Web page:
What does it take to run a train system?

In the midst of SMRT trashing, let us step aside for a bit of appreciation of the system we have, have a look at this data:

How many cities in South East Asia run a metro system?

Singapore has the busiest one. Kuala Lumpur, Bangkok, Jarkata, Ho Chih Minh and Manila operate one too, but at a much, much smaller scale (see table above).

It is crazy expensive to build and run a metro system. It is probably for this reason that Singapore leadership, back in 1967, wanted a network of underground buses instead of a train system

It costs a lot of money.

Hong Kong has a smart way of financing their system. It’s called “Lee Ka-shing”. The MTR makes its money from property. The company strikes a bargain with shop owners: in exchange for transporting customers, the transit agency receives a cut of the mall’s profit, signs a co-ownership agreement, or accepts a percentage of property development fee.

The MTR even owns entire malls. Hong Kong is essentially a rail + property model and finances itself as such. Take for example 2012; even though the MTR spent some US$3b on running their transport network, they still managed to eke out US$2b for shareholders.

What about Japan?

The Tokyo Metro is a network of private companies. One of these is, the Tokyu Corporation. Established in 1922 as a regional development company, Tokyu today is a massive “rail-based conglomerate” of nearly 400 companies that employs 30,000 people, only a tenth of which work directly for the railway.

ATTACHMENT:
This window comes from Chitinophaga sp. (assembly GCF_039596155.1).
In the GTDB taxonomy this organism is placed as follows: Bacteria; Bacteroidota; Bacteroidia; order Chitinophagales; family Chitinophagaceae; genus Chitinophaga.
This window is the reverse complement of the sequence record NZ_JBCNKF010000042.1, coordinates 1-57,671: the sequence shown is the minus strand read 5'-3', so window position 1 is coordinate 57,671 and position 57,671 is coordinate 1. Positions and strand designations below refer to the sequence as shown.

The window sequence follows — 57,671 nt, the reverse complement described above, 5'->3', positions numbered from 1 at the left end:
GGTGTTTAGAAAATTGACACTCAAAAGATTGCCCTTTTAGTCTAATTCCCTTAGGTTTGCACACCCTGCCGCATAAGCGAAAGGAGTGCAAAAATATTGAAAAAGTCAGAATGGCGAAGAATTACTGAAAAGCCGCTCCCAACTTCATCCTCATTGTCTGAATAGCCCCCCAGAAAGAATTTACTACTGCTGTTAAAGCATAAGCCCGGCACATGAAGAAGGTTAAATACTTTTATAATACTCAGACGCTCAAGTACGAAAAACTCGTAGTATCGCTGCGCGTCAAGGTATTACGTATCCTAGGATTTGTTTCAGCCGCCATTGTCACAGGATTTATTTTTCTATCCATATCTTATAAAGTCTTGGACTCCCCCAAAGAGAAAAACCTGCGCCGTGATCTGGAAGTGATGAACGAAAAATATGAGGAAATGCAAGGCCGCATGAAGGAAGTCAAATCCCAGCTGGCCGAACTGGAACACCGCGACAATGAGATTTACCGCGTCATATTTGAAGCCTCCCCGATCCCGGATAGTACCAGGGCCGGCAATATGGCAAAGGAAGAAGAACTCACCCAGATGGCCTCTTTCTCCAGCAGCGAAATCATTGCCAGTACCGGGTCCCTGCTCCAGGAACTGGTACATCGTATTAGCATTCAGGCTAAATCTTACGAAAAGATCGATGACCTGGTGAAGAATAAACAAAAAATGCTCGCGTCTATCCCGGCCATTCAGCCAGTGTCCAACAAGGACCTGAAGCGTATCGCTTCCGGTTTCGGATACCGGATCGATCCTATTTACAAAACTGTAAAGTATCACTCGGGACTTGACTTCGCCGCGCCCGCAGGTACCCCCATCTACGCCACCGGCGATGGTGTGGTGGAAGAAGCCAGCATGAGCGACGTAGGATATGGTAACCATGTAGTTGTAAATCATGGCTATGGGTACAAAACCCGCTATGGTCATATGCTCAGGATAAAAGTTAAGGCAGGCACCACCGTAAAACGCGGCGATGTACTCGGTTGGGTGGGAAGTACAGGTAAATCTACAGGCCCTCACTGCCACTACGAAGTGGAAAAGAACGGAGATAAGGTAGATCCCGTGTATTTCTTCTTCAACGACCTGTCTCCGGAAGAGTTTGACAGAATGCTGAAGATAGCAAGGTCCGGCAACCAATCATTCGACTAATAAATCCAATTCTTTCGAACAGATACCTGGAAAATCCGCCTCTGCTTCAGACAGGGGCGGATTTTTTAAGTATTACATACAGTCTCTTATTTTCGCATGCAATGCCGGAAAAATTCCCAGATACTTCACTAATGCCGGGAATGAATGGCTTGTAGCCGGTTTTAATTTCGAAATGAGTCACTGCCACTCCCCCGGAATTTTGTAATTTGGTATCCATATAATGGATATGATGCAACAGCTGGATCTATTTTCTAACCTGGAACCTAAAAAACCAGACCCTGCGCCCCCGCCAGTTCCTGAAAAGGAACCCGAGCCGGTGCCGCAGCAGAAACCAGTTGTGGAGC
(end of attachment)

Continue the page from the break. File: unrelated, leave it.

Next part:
The rail companies pour these profits back into the system; providing backups, alternative rail routes and plenty of spare trains. Commuters have plenty of other options even when one route is taken down.

That’s the Tokyo Metro. Look at the number of lines: if one goes down, commuters can take another one.

Metros are not just expensive, it is also data intensive. Which means you need very smart people in the rail operations.

It is ridiculously crazy mathematics. It is not as simple as “how many people can fit on a train” and “how many people can fit on an escalator”. It has to do with rates of acceleration, trigonometry, weight and size of passengers etc etc.

A delay of 2 minutes can cause a chain reaction that amplifies congestion. This triggers faults. Which means, if any one of the one million passengers drops a mobile phone, gets stuck in the door, keeps the door longer than intended, presses the emergency button, it would trigger a chain of problems that slow down the entire system.

All these solutions, problem solving, thinking and maintaining will involve talented manpower. Talented manpower needs to be paid; CPF, medical care, welfare, annual increments and training.

Running a metro system demands a lot of money, land, people, time and requires tremendous effort.

That’s why Johor Bahru doesn’t have one. Even the ones in Bangkok and Kuala Lumpur are not able to even serve 10% of our capacity.

What are the learning lessons for Singapore then?

Can we go the Hong Kong Rail + Property model? If we do that our property prices are going to escalate further, it will have direct impact on the goods and services that you pay for.

Can we go the Japanese model? We can, if we can have the same cohesive attitude of the Japanese. And fund it the same way as they do. Don’t forget, this is a people that has to live with earthquakes and tsunamis for generations. For them, it is either work together or perish.

In the global scheme of things, the SMRT is still not that bad. It’s got quite a few unfortunate issues, it’s got a few human errors but by and large, the system still works very well. We’ve never had situations where the entire line is taken down for months. We’ve never had a worker’s strike. In places like New York and London, trains can get stuck underground for over an hour. Stations can shut for weeks.

There is chance for SMRT to redeem itself yet.

About the author

Tay Leong Tan

Tay Leong Tan is a collective of 3 writers. Tay, Leong and Tan. (Who were you expecting?!) We are enthusiastic about labour issues, economics and current affairs in particular.

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